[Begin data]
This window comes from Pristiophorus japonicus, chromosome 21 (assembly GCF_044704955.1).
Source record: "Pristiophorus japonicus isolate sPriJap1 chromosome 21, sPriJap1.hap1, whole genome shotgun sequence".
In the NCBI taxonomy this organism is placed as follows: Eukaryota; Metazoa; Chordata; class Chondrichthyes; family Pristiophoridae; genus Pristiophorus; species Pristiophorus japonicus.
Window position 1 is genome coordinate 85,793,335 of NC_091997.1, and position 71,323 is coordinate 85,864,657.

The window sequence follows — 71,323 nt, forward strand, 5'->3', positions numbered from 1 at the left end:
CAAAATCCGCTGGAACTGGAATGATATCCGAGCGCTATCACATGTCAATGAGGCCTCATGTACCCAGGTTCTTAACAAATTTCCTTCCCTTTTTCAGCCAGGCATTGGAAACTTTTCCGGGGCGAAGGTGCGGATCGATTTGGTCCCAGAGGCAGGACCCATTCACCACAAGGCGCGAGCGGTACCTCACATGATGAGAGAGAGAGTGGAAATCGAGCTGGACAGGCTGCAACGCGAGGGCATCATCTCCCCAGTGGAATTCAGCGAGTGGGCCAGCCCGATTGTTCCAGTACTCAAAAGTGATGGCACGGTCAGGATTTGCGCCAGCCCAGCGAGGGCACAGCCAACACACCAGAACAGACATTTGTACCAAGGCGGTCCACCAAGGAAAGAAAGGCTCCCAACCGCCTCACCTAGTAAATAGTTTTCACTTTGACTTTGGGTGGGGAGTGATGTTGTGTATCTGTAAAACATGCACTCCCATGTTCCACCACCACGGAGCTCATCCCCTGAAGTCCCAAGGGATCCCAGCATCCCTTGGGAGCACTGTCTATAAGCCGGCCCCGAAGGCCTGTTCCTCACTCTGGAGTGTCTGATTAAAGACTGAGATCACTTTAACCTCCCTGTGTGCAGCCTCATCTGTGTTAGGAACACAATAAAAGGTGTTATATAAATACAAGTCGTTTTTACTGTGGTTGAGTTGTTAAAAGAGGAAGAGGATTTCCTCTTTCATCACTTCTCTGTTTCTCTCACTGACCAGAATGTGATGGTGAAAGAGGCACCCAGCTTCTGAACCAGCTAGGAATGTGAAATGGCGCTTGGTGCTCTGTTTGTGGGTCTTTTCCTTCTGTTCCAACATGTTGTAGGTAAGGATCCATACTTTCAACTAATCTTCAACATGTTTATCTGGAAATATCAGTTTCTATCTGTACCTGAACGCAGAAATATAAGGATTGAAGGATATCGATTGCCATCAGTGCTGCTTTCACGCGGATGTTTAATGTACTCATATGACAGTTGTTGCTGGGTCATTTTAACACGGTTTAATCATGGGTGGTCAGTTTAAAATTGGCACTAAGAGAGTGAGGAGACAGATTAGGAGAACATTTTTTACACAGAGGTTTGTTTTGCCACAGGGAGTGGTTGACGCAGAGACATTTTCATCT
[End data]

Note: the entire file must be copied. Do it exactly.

This window comes from Pristiophorus japonicus, chromosome 21 (assembly GCF_044704955.1).
Source record: "Pristiophorus japonicus isolate sPriJap1 chromosome 21, sPriJap1.hap1, whole genome shotgun sequence".
In the NCBI taxonomy this organism is placed as follows: Eukaryota; Metazoa; Chordata; class Chondrichthyes; family Pristiophoridae; genus Pristiophorus; species Pristiophorus japonicus.
Window position 1 is genome coordinate 85,793,335 of NC_091997.1, and position 71,323 is coordinate 85,864,657.

The window sequence follows — 71,323 nt, forward strand, 5'->3', positions numbered from 1 at the left end:
CAAAATCCGCTGGAACTGGAATGATATCCGAGCGCTATCACATGTCAATGAGGCCTCATGTACCCAGGTTCTTAACAAATTTCCTTCCCTTTTTCAGCCAGGCATTGGAAACTTTTCCGGGGCGAAGGTGCGGATCGATTTGGTCCCAGAGGCAGGACCCATTCACCACAAGGCGCGAGCGGTACCTCACATGATGAGAGAGAGAGTGGAAATCGAGCTGGACAGGCTGCAACGCGAGGGCATCATCTCCCCAGTGGAATTCAGCGAGTGGGCCAGCCCGATTGTTCCAGTACTCAAAAGTGATGGCACGGTCAGGATTTGCGCCAGCCCAGCGAGGGCACAGCCAACACACCAGAACAGACATTTGTACCAAGGCGGTCCACCAAGGAAAGAAAGGCTCCCAACCGCCTCACCTAGTAAATAGTTTTCACTTTGACTTTGGGTGGGGAGTGATGTTGTGTATCTGTAAAACATGCACTCCCATGTTCCACCACCACGGAGCTCATCCCCTGAAGTCCCAAGGGATCCCAGCATCCCTTGGGAGCACTGTCTATAAGCCGGCCCCGAAGGCCTGTTCCTCACTCTGGAGTGTCTGATTAAAGACTGAGATCACTTTAACCTCCCTGTGTGCAGCCTCATCTGTGTTAGGAACACAATAAAAGGTGTTATATAAATACAAGTCGTTTTTACTGTGGTTGAGTTGTTAAAAGAGGAAGAGGATTTCCTCTTTCATCACTTCTCTGTTTCTCTCACTGACCAGAATGTGATGGTGAAAGAGGCACCCAGCTTCTGAACCAGCTAGGAATGTGAAATGGCGCTTGGTGCTCTGTTTGTGGGTCTTTTCCTTCTGTTCCAACATGTTGTAGGTAAGGATCCATACTTTCAACTAATCTTCAACATGTTTATCTGGAAATATCAGTTTCTATCTGTACCTGAACGCAGAAATATAAGGATTGAAGGATATCGATTGCCATCAGTGCTGCTTTCACGCGGATGTTTAATGTACTCATATGACAGTTGTTGCTGGGTCATTTTAACACGGTTTAATCATGGGTGGTCAGTTTAAAATTGGCACTAAGAGAGTGAGGAGACAGATTAGGAGAACATTTTTTACACAGAGGTTTGTTTTGCCACAGGGAGTGGTTGACGCAGAGACATTTTCATCT